Pfizer Covid vaccine blocks 94% of asymptomatic infections and 97% of symptomatic cases in Israeli study
- Pfizer said its Covid-19 vaccine blocked 94% of asymptomatic infections in an Israeli study — a result CEO Albert Bourla called "extremely important."
- The study also found the vaccine was at least 97% effective against symptomatic Covid cases, hospitalizations and deaths, the company said.
Pfizer said Thursday its Covid-19 vaccine blocked 94% of asymptomatic infections in an Israeli study — a result CEO Albert Bourla called "extremely important."
The study, which measured results two weeks after the second dose, also found the vaccine was at least 97% effective against symptomatic Covid cases, hospitalizations and deaths, according to Pfizer, which developed the shot with BioNTech.
The analysis used data collected between Jan. 17 and March 6, when Pfizer's vaccine was the only available shot in the country and when the more transmissible B.1.1.7 variant from the U.K. was the dominant strain.
"This is extremely important ... for society," Bourla said in an interview with CNBC's "Squawk Box." "The asymptomatic carriers and patients are the ones spreading the disease mainly. We were expecting something good in terms of symptomatic," he said, adding the company was not expecting such a "high number" against asymptomatic cases.
An asymptomatic person is someone who has Covid-19 but doesn't have any symptoms and never develops them. It's not the same as a pre-symptomatic patient who later goes on to develop symptoms. At least 50% of transmission is estimated to have occurred from people who don't have symptoms, according to a study in JAMA published in January.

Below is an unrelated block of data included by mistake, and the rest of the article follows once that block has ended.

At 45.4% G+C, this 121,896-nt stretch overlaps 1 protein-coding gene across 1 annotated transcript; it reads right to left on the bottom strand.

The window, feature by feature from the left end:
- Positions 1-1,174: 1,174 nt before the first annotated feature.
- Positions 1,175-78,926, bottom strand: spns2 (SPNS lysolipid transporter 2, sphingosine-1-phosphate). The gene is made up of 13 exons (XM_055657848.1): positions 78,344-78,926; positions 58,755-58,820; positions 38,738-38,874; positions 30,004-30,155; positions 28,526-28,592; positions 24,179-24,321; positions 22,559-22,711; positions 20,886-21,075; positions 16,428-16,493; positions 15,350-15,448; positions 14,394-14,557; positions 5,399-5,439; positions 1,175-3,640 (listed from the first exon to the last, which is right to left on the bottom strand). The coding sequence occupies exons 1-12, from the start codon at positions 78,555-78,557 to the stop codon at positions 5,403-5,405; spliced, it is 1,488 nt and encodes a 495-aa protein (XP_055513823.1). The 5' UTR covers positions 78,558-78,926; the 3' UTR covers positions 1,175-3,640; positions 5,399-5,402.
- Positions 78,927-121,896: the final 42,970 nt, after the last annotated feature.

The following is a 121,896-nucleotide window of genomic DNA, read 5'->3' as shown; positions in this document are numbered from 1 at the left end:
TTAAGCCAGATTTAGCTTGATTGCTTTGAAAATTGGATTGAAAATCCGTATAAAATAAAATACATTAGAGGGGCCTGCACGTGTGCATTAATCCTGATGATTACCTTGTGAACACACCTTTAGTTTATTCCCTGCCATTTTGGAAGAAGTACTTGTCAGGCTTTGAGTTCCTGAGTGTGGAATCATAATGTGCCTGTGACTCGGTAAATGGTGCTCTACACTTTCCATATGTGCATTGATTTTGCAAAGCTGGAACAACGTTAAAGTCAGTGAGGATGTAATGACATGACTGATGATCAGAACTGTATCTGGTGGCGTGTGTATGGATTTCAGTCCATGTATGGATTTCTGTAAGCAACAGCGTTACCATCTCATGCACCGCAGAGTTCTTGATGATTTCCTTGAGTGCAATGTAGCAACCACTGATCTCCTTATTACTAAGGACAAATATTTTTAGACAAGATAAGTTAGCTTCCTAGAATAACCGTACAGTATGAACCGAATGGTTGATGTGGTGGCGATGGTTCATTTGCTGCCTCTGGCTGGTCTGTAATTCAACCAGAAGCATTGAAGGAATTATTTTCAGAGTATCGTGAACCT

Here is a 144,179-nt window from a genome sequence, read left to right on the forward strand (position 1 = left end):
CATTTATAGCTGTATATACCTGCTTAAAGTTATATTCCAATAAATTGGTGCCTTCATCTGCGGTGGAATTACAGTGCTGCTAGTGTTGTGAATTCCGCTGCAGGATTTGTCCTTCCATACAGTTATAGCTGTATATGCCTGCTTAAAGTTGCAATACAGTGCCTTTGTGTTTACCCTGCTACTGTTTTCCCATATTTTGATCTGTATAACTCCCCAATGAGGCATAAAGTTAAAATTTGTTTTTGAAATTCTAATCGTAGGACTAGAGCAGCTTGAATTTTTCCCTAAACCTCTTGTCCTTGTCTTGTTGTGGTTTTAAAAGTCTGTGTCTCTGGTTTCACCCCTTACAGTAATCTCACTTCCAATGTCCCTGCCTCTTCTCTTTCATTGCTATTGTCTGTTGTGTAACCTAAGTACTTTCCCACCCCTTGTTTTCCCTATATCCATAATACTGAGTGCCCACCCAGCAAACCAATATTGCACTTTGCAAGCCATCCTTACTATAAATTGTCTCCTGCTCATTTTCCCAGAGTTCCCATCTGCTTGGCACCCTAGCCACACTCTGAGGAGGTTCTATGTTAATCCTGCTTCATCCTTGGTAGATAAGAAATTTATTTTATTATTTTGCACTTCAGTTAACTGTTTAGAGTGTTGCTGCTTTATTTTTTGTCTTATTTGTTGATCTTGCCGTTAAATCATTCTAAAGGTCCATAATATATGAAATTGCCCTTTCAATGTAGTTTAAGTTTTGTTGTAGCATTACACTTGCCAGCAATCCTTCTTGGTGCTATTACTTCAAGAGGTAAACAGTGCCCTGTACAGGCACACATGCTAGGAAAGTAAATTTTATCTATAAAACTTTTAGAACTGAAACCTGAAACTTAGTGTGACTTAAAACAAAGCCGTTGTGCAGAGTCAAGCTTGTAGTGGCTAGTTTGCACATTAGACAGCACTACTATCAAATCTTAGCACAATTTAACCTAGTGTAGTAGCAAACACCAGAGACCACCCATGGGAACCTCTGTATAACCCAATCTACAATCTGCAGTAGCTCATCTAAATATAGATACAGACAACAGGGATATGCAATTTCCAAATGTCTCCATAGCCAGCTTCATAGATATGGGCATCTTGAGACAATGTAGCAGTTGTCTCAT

The Israeli study means the Pfizer vaccine could significantly reduce transmission.
"This clearly demonstrates the power of the COVID-19 vaccine to fight this virus and encourages us to continue even more intensively with our vaccination campaign," Israel Ministry of Health Director Yeheskel Levy said in a press release. "We aim to achieve even higher uptake in people of all ages, which gives us hope of regaining normal economic and social function in the not so distant future."
Israel launched its national vaccination campaign in December prioritizing people 60 and older, health-care workers, and people with comorbid conditions. By February, it was leading the world in vaccinations, inoculating millions of its citizens against the virus.
In January, Pfizer and the Israel Ministry of Health entered into a collaboration agreement to monitor the real-world impact of its vaccine.
Bourla also said Thursday the company is assessing the impact a booster dose may have on the virus, particularly the B.1.351 strain in South Africa, which he said "seems to be the toughest one."
"We have very good protection already with two doses," he said.